The selection of wanted from unwanted messages requires discriminatory mechanisms of as great a complexity as those in normal perception, as is indicated by behavioral evidence. The results of neurophysiology experiments on selective attention are compatible with this supposition. This presents a difficulty for Filter theory. Another mechanism is proposed, which assumes the existence of a shifting reference standard, which takes up the level of the most important arriving signal. The way such importance is determined in the system is (...)
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  15. Attention and the Cognitive Penetrability of Perception.Dustin Stokes - 2018 - Australasian Journal of Philosophy 96 (2):303-318.
    One sceptical rejoinder to those who claim that sensory perception is cognitively penetrable is to appeal to the involvement of attention. So, while a phenomenon might initially look like one where, say, a perceiver’s beliefs are influencing her visual experience, another interpretation is that because the perceiver believes and desires as she does, she consequently shifts her spatial attention so as to change what she senses visually. But, the sceptic will urge, this is an entirely familiar phenomenon, and (...)
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  16. Attention and consciousness.Christopher Mole - 2008 - Journal of Consciousness Studies 15 (4):86-104.
    According to commonsense psychology, one is conscious of everything that one pays attention to, but one does not pay attention to all the things that one is conscious of. Recent lines of research purport to show that commonsense is mistaken on both of these points: Mack and Rock (1998) tell us that attention is necessary for consciousness, while Kentridge and Heywood (2001) claim that consciousness is not necessary for attention. If these lines of research were successful (...)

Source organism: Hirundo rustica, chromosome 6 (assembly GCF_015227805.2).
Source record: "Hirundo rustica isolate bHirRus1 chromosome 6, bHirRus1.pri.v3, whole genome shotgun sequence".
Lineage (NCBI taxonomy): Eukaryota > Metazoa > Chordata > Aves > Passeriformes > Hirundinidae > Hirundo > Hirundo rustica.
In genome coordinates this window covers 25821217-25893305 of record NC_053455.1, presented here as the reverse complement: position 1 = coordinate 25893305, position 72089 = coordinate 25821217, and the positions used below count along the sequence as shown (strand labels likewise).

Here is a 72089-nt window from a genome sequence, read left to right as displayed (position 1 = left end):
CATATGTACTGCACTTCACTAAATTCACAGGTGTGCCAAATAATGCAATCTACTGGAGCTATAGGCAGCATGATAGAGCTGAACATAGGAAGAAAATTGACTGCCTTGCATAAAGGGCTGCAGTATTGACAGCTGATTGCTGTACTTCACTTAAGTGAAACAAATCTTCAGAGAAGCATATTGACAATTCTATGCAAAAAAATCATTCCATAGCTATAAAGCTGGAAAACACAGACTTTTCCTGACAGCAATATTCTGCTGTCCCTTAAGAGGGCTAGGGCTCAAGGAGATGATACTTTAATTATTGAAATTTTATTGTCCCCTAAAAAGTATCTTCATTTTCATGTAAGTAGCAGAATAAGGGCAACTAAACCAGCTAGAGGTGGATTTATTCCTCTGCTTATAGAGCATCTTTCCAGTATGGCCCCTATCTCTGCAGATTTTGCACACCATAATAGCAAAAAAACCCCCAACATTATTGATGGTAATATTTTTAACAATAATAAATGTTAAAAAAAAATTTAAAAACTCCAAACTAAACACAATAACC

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  17. Consciousness, Attention, and the Motivation-Affect System.Tom Cochrane - 2023 - Journal of Consciousness Studies 30 (7):139-163.
    It is an important feature of creatures like us that our various motivations compete for control over our behaviour, including mental behaviour such as imagining and attending. In large part, this competition is adjudicated by the stimulation of affect — the intrinsically pleasant or unpleasant aspects of experience. In this paper I argue that the motivation-affect system controls a sub-type of attention called 'alerting attention' to bring various goals and stimuli to consciousness and thereby prioritize those contents for (...)
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  18. Aesthetic attention.Bence Nanay - 2014 - Journal of Consciousness Studies 22 (5-6):96-118.
    The aim of this paper is to give a new account of the way we exercise our attention in some paradigmatic cases of aesthetic experience. I treat aesthetic experience as a specific kind of experience and like in the case of other kinds of experiences, attention plays an important role in determining its phenomenal character. I argue that an important feature of at least some of our aesthetic experiences is that we exercise our attention in a specific, (...)
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  19. Attention as Structuring of the Stream of Consciousness.Sebastian Watzl - 2011 - In Christopher Mole, Declan Smithies & Wayne Wu (eds.), Attention: Philosophical and Psychological Essays. Oxford University Press. pp. 145.
    This paper defends and develops the structuring account of conscious attention: attention is the conscious mental process of structuring one’s stream of consciousness so that some parts of it are more central than others. In the first part of the paper, I motivate the structuring account. Drawing on a variety of resources I argue that the phenomenology of attention cannot be fully captured in terms of how the world appears to the subject, as well as against an (...)